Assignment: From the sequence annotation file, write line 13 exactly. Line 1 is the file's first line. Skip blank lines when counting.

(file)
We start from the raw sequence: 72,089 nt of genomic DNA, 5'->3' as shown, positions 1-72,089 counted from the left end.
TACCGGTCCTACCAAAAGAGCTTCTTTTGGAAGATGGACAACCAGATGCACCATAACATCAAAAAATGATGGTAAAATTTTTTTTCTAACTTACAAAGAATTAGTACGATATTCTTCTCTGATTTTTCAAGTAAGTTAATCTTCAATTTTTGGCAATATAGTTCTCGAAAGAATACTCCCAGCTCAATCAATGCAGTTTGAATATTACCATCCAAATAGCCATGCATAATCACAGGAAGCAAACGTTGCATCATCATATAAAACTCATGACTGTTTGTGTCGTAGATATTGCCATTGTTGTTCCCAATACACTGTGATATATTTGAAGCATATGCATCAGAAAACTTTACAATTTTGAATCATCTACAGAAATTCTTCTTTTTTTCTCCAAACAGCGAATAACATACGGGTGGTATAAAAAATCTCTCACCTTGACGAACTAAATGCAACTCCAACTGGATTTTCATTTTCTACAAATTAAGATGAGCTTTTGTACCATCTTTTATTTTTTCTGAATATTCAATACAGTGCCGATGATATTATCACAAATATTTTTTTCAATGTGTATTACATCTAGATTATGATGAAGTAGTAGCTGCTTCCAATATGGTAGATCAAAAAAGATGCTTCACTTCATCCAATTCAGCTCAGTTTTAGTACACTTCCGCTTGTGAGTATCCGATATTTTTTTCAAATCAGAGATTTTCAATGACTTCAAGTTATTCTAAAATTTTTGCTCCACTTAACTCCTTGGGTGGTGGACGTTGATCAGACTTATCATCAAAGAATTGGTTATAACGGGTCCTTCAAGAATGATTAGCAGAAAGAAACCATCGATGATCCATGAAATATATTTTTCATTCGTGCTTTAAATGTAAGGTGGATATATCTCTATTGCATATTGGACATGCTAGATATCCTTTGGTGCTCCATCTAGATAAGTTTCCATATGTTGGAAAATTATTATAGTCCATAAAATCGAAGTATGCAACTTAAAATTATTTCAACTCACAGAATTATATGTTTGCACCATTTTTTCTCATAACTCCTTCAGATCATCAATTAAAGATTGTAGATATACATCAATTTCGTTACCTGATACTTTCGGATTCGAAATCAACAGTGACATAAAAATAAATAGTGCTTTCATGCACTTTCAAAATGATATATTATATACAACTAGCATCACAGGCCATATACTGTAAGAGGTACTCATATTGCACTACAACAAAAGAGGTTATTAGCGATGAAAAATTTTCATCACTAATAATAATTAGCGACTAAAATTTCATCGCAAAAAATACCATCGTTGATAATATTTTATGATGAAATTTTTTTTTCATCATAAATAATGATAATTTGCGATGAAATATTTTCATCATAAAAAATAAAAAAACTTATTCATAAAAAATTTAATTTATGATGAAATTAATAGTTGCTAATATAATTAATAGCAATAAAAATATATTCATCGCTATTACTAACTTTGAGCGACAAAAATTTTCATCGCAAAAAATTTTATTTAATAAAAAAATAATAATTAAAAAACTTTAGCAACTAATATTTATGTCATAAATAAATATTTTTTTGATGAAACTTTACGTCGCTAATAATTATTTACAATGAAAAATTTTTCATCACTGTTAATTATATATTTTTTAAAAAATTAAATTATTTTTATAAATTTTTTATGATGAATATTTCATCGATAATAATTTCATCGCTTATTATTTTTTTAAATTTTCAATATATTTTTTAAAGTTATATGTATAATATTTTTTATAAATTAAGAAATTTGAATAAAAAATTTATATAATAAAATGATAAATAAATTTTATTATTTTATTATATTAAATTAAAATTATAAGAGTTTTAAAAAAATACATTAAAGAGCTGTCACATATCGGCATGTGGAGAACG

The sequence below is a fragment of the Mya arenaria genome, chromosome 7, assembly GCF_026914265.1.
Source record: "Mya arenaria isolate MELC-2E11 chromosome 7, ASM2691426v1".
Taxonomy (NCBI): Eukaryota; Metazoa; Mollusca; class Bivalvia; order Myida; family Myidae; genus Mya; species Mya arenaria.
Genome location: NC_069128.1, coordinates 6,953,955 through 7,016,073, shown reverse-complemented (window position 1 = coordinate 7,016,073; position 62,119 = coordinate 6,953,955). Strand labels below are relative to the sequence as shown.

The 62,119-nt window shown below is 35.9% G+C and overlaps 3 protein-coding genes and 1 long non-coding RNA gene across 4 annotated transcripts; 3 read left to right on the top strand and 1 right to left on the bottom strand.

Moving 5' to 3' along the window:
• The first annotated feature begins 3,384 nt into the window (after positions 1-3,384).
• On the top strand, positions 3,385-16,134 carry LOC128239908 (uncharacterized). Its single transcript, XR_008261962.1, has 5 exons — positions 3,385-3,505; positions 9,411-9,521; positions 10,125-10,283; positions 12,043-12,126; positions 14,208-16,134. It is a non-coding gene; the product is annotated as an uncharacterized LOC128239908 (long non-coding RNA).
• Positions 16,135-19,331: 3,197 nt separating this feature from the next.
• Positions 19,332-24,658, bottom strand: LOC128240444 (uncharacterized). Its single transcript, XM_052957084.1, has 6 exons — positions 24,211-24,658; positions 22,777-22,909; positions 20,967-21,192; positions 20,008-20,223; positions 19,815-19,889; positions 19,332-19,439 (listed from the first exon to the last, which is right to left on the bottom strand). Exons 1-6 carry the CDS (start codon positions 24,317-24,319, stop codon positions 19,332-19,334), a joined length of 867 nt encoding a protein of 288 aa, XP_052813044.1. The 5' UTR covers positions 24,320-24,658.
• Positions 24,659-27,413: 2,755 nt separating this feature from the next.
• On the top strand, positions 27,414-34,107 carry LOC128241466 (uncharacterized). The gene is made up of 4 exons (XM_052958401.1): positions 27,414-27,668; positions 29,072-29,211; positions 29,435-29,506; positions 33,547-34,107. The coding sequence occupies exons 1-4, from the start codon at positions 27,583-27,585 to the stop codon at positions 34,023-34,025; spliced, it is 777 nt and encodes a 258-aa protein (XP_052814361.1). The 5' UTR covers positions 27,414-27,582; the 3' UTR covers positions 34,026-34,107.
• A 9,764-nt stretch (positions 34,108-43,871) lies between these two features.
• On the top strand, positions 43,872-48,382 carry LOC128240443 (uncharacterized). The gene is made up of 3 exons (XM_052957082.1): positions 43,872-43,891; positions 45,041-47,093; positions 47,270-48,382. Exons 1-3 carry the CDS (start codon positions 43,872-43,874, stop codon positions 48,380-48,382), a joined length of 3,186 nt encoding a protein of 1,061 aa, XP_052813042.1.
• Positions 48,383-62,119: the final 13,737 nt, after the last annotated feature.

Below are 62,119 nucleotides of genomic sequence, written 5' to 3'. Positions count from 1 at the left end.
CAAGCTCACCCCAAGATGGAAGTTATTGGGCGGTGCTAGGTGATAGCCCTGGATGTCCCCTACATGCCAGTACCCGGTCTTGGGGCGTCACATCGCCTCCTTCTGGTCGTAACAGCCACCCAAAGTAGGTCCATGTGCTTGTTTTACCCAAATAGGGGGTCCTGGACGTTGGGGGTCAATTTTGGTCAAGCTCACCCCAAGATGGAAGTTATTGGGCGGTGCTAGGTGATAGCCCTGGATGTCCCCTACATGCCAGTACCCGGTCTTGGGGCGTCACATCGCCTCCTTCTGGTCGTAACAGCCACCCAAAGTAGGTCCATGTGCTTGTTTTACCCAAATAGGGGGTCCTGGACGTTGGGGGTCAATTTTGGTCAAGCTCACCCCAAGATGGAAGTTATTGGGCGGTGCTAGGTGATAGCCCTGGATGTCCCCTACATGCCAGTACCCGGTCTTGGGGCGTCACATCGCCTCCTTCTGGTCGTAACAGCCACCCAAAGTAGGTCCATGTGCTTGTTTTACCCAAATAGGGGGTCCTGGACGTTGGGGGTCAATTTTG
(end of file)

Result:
• Positions 24,659-27,413: 2,755 nt separating this feature from the next.